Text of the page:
Tech Tower is a symbol of school spirit

By Pat Edwards
Ramblin' Reck Club

If there has ever been an architectural icon of the Georgia Institute of Technology it would have to be our beloved Tech Tower. The Tower has, over the years, gone by the name of Classroom Building, Main, and most recently the Administration Building. Tech Tower with its distinctive high Victorian architecture's gabled roofs, steeple and unique lighted 'TECH' sign has long been one of the most endearing symbols of the Institute for students and the community.

Built as part of Tech's original construction for a price of approximately $38,000, the Classroom Building shared the architectural feature of a Victorian tower with the old Shop Building. That building, which resembled Main with a longer ground structure, housed woodshops, foundries and washrooms. The Shop, however, burned down after the turn of the century, leaving Main as the only standing Victorian tower on campus.

The Tower first received its TECH sign after the class of 1922, during their freshman year, decided that their contribution to Tech should include a symbol that would 'light the spirit of Tech to the four points of the compass.' The first signs were flat, wooden affairs, painted all white or all gold, and placed on alternating sides of the tower. The signs were illuminated by lights trained on them from around the tower. During the 1930's the sign itself was lighted by including light bulbs mounted inside of the letters allowing for a more illuminating presence.

In 1949 plans were introduced to upgrade the letters to today's standard which include a metal frame construction for strength and durability, and the introduction of neon lights shaped inside the metal frames. During the renovation, which fell around the Christmas holidays, the Institute, for the only time in its history, replaced the yellow and white with green and red letters. (Thankfully that hasn't happened again)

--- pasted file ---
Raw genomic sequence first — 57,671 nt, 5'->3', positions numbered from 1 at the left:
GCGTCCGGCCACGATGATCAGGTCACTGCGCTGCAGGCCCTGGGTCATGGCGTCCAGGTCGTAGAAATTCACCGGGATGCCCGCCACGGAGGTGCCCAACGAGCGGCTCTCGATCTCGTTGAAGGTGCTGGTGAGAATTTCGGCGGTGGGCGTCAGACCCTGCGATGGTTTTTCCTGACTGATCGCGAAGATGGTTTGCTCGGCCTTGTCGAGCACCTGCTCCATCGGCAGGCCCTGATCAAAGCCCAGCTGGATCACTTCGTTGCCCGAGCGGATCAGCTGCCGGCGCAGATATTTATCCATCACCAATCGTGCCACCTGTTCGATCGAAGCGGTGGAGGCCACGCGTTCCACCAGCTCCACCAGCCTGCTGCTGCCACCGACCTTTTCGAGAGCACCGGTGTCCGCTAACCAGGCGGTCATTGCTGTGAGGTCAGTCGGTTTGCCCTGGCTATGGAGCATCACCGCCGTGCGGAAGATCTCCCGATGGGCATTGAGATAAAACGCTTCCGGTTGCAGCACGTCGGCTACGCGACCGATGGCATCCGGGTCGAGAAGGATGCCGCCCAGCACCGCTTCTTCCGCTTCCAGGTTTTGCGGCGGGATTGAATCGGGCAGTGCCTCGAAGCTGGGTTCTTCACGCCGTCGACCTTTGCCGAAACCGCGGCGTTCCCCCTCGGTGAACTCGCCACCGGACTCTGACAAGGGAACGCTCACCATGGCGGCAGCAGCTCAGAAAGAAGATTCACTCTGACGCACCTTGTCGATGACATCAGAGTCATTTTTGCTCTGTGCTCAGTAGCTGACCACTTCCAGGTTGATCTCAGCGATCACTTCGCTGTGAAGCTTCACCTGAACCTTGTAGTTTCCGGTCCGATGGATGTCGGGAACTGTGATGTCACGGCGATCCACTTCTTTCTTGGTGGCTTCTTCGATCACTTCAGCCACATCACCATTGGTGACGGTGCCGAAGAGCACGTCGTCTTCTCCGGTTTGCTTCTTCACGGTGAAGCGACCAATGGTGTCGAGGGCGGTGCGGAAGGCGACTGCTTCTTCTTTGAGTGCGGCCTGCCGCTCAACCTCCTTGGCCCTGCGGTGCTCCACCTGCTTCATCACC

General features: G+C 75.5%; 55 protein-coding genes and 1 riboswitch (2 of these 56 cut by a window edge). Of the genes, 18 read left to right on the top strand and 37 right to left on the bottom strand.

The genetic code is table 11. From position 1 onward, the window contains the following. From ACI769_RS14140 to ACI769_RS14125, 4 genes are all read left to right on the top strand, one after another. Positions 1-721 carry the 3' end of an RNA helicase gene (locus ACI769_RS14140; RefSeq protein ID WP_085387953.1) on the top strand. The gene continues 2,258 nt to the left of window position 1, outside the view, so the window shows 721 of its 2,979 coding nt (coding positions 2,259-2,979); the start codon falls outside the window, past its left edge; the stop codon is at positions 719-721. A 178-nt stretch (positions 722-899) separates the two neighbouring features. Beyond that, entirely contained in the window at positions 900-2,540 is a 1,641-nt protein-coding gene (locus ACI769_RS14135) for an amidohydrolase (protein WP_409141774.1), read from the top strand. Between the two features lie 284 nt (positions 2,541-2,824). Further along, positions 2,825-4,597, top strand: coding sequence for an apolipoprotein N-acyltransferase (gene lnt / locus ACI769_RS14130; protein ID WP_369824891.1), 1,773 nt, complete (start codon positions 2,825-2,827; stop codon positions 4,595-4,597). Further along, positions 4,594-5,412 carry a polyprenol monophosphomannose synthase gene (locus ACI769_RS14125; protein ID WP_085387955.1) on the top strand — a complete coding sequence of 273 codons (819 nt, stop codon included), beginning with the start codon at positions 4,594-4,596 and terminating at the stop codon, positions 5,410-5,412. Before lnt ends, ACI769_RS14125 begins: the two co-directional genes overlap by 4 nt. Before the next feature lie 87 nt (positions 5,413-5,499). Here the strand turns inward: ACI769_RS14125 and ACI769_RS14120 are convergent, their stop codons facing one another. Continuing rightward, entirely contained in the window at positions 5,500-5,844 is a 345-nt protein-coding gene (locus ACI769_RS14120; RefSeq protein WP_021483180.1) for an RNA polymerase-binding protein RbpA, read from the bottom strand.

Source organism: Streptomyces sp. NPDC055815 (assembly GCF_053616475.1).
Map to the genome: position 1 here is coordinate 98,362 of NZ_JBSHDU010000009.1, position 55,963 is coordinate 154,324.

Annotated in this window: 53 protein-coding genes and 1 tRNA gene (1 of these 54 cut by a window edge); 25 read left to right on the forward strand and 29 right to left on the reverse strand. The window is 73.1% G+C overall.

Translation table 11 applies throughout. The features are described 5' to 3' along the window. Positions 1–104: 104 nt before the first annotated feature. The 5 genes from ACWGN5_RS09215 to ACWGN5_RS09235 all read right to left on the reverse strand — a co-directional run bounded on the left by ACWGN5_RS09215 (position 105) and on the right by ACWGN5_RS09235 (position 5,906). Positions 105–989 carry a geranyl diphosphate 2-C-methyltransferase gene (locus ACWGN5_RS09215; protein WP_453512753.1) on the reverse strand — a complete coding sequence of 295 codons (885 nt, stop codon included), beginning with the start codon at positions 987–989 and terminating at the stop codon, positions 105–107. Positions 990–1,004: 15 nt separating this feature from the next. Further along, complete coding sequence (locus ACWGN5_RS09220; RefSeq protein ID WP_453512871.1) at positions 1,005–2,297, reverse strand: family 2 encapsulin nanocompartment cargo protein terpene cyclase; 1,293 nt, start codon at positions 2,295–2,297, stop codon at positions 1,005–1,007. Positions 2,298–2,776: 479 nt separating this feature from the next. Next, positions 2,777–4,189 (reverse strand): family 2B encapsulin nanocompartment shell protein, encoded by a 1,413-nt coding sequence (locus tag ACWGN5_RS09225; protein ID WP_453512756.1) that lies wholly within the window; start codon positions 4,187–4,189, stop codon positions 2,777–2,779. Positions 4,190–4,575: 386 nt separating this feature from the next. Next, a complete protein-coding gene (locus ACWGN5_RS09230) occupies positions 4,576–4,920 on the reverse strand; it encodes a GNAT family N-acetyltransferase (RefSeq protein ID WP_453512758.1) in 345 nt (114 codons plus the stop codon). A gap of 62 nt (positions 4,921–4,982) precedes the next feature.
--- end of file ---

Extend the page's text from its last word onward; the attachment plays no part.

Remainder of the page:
Perhaps the most popular tradition associated with Tech Tower, and the signs thereon, is the stealing of a T from the tower resulting in a translation of the more polite 'TECH' to a more honest (at least during finals) 'ECH'. This tradition, much hashed and rehashed from your first days at Tech, will not be visited in this article.

There is also a popular myth that the institute's archives have a much touted file, donated by a fraternity, to map out the perfect T theft. Sadly, the librarians have no such file. It does not exist, and never has.

Over the years a common thread has characterized the T thieves: they always use bellicose pseudonyms. These include the Super Seven in 1965, the Mystic Marauders, or the Sneaky Four. In 1994 an Email message is shown for a climb@top.gatech.edu asking about why no one had attempted a T theft for a while. Apparently Tech students are willing to try their pranks only if they are accompanied with a plausible deniability.

Interestingly, the first Tech Tower prank predates the lighted sign. In 1902 James Anthony (Class of '02), celebrated his senior year by climbing the tower and painting a message T + M '02 for the Tech community to enjoy. This prank occurred during the administration of Tech president Lyman Hall, the same strict disciplinarian that suspended the entire senior class of '01 for returning to class a day late from Christmas break, forcing them all to graduate late. On campus there was a common fear that, as one member of the class of '02 stated, 'we may all get sent home for this.'

When Anthoney confessed it was assumed that he would be expelled, but, when universal campus support was voiced for him, he was reprieved and forced to remove the white graffiti, pay for damage, and make a public apology to the Institute.

The minutes of the faculty meeting leave it plain to the reader that he was luck not to have paid the price the President Hall would have given him.

Although Tech students have, over the years, spent great amounts of time and taken great risks to deface the beloved symbol of our institute, Tech Tower will always stand for the spirit of Tech.

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Copyright © 1997 by Gregory S. Scherrer, Editor
and by the Student Publications Board